Swine have an unusual means of regulating their core temperature. Changes in infrared measurements occur early during the course of disease.5 Because they lack sweat glands,14,15 swine reduce their core temperature by increasing the rate of peripheral blood flow through the skin, by panting, or by moistening the skin with water. However, panting and evaporation are less efficient regulation systems under some environmental conditions and are not always possible in confinement pig housing. The results of Godynicki et al16 and Ingram and Weaver17 regarding the skin of swine and the way that it is organized to emit heat also support the idea of using infrared images to detect body temperature.
The aim of this study was to determine the method of infrared thermography (IRC or IRT) and the anatomical sites best suited to detect fever under practical conditions in sows near farrowing, using digital rectal thermometry as the gold standard.
Materials and methods
The authors declare that all experiments comply with the current laws of Germany,18 where this study was performed. The animals were humanely treated during their day-to-day care by the owner and during our study.
Animals and housing system
The study was conducted on a farrow-to-finish farm with 340 breeding sows (Large White × German Landrace) and 17,000 finishing pigs. Measurements of body temperature by infrared methods took place in the farrowing room, where sows were housed starting at 1 week ante partum. Each sow was housed in a farrowing crate inside a farrowing pen during her time in the farrowing room. Farrowing pens were 1.80 m wide and 2.40 m long. Maximum length of the crate was 2.25 m. Piglets were able to move about freely in the pen. The piglet nest, on the side of the pen closest to the wall, could be heated with a heater located in the lid of the nest so that there was no effect on the sow. Some piglet nests were heated during measurements. Temperatures of all sows were measured within 3.5 days of farrowing.
During the study, sows were kept on partially slatted plastic floors without straw bedding, had ad libitum access to fresh water by nipple drinkers located in the trough at the front of the farrowing crate, and received manual feeding twice a day. The feed was a farm mixture containing barley, wheat, soy, and minerals. Feed allowance was individually adjusted for each sow after farrowing, taking into account litter size and body condition of the sow.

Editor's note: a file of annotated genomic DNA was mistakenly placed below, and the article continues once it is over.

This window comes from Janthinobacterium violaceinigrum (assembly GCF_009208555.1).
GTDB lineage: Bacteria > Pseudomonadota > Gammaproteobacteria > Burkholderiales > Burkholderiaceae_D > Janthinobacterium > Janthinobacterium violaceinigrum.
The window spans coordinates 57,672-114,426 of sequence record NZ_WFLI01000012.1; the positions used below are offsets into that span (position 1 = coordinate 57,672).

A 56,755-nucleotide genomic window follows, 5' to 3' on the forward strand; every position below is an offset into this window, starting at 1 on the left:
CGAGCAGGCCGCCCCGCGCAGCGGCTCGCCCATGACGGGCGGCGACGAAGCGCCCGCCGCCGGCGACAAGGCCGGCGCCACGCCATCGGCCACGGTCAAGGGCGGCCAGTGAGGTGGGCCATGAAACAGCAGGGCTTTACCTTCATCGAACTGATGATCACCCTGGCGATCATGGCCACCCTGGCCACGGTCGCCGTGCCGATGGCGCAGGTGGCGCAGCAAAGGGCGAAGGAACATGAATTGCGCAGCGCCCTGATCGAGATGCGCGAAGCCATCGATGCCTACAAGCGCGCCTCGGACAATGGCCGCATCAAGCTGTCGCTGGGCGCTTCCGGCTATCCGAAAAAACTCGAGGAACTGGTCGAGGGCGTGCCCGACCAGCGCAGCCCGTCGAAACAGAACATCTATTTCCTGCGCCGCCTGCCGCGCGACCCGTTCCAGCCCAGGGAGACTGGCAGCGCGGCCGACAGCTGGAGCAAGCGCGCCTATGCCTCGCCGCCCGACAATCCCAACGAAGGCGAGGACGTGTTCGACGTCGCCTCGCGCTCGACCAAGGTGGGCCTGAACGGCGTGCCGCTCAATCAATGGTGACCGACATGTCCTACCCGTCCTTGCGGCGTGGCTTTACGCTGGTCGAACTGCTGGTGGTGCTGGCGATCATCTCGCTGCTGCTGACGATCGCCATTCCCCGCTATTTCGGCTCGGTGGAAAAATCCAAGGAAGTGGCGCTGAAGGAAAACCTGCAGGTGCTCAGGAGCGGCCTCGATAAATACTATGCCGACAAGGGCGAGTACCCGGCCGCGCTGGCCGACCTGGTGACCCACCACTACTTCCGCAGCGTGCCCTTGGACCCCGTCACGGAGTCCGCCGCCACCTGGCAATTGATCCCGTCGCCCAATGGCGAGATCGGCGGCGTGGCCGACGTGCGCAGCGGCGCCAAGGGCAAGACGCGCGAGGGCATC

Some temperature data were excluded from the study because sows showed signs of illness, and some IRC images could not be analyzed.
Phase 1. Phase 1 was conducted in early summer using 15 multiparous sows, including one with reduced appetite and another with diarrhea. For 4 consecutive days, body temperatures of 10 sows confined in farrowing crates were measured twice daily, avoiding feeding times, for a total of eight measurements per sow and infrared target site. On the second and third days, body temperatures of another five sows were measured twice daily, again avoiding feeding times, for a total of 10 measurements per sow and infrared target site. Infrared temperature was measured by IRC and IRT in the following eight body surface target sites shown in Figure 1: the eye, the forehead, the back of the ear, the back (sacral and lumbar areas), the mammary gland, the lateral thigh, and the vulva.
Figure 1: Overall view of target anatomical sites for measuring body temperature in sows using infrared technology. Sites are identified as follows: 1 = back of the ear (between the transition of the pinna and the dorsal margo of the M cutaneous colli); 2 = lumbar area of the back (at the transition between the thoracic and lumbar vertebrae); 3 = sacral area of the back (between the last lumbar vertebra and the sacrum); 4 = vulva (halfway along the length of the vulva and 1 cm lateral to the labia pudenda); 5 = lateral thigh (15 cm below the hip and 5 cm caudal to the stifle joint); 6 = mammary gland (between the last two gland complexes); 7 = eye area; 8 = forehead (2 to 3 cm above the eye).